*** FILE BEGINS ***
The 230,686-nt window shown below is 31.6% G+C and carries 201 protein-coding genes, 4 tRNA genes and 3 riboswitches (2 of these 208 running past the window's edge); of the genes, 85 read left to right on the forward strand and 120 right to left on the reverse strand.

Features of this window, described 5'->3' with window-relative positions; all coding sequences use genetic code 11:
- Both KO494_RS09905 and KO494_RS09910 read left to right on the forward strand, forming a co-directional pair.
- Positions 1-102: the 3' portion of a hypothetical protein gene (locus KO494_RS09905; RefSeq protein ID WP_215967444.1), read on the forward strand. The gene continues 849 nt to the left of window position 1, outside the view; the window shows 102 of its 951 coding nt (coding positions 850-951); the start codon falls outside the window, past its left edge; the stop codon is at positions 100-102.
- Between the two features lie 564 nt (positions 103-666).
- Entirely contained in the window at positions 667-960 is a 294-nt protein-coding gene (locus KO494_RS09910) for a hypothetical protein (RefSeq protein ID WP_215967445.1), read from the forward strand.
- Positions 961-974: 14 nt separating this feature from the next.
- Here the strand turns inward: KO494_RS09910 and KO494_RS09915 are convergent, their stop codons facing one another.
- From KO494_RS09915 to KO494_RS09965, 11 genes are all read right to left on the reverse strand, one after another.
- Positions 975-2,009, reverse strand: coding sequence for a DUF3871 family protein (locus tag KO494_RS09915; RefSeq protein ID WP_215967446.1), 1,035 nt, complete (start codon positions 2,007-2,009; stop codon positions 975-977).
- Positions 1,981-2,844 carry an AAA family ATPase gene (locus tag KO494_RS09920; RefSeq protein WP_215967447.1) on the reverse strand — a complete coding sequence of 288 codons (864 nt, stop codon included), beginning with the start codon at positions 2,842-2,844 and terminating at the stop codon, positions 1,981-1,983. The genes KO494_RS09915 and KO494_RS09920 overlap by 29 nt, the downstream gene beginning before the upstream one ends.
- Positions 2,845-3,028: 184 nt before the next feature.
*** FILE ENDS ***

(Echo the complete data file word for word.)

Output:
The 230,686-nt window shown below is 31.6% G+C and carries 201 protein-coding genes, 4 tRNA genes and 3 riboswitches (2 of these 208 running past the window's edge); of the genes, 85 read left to right on the forward strand and 120 right to left on the reverse strand.

Features of this window, described 5'->3' with window-relative positions; all coding sequences use genetic code 11:
- Both KO494_RS09905 and KO494_RS09910 read left to right on the forward strand, forming a co-directional pair.
- Positions 1-102: the 3' portion of a hypothetical protein gene (locus KO494_RS09905; RefSeq protein ID WP_215967444.1), read on the forward strand. The gene continues 849 nt to the left of window position 1, outside the view; the window shows 102 of its 951 coding nt (coding positions 850-951); the start codon falls outside the window, past its left edge; the stop codon is at positions 100-102.
- Between the two features lie 564 nt (positions 103-666).
- Entirely contained in the window at positions 667-960 is a 294-nt protein-coding gene (locus KO494_RS09910) for a hypothetical protein (RefSeq protein ID WP_215967445.1), read from the forward strand.
- Positions 961-974: 14 nt separating this feature from the next.
- Here the strand turns inward: KO494_RS09910 and KO494_RS09915 are convergent, their stop codons facing one another.
- From KO494_RS09915 to KO494_RS09965, 11 genes are all read right to left on the reverse strand, one after another.
- Positions 975-2,009, reverse strand: coding sequence for a DUF3871 family protein (locus tag KO494_RS09915; RefSeq protein ID WP_215967446.1), 1,035 nt, complete (start codon positions 2,007-2,009; stop codon positions 975-977).
- Positions 1,981-2,844 carry an AAA family ATPase gene (locus tag KO494_RS09920; RefSeq protein WP_215967447.1) on the reverse strand — a complete coding sequence of 288 codons (864 nt, stop codon included), beginning with the start codon at positions 2,842-2,844 and terminating at the stop codon, positions 1,981-1,983. The genes KO494_RS09915 and KO494_RS09920 overlap by 29 nt, the downstream gene beginning before the upstream one ends.
- Positions 2,845-3,028: 184 nt before the next feature.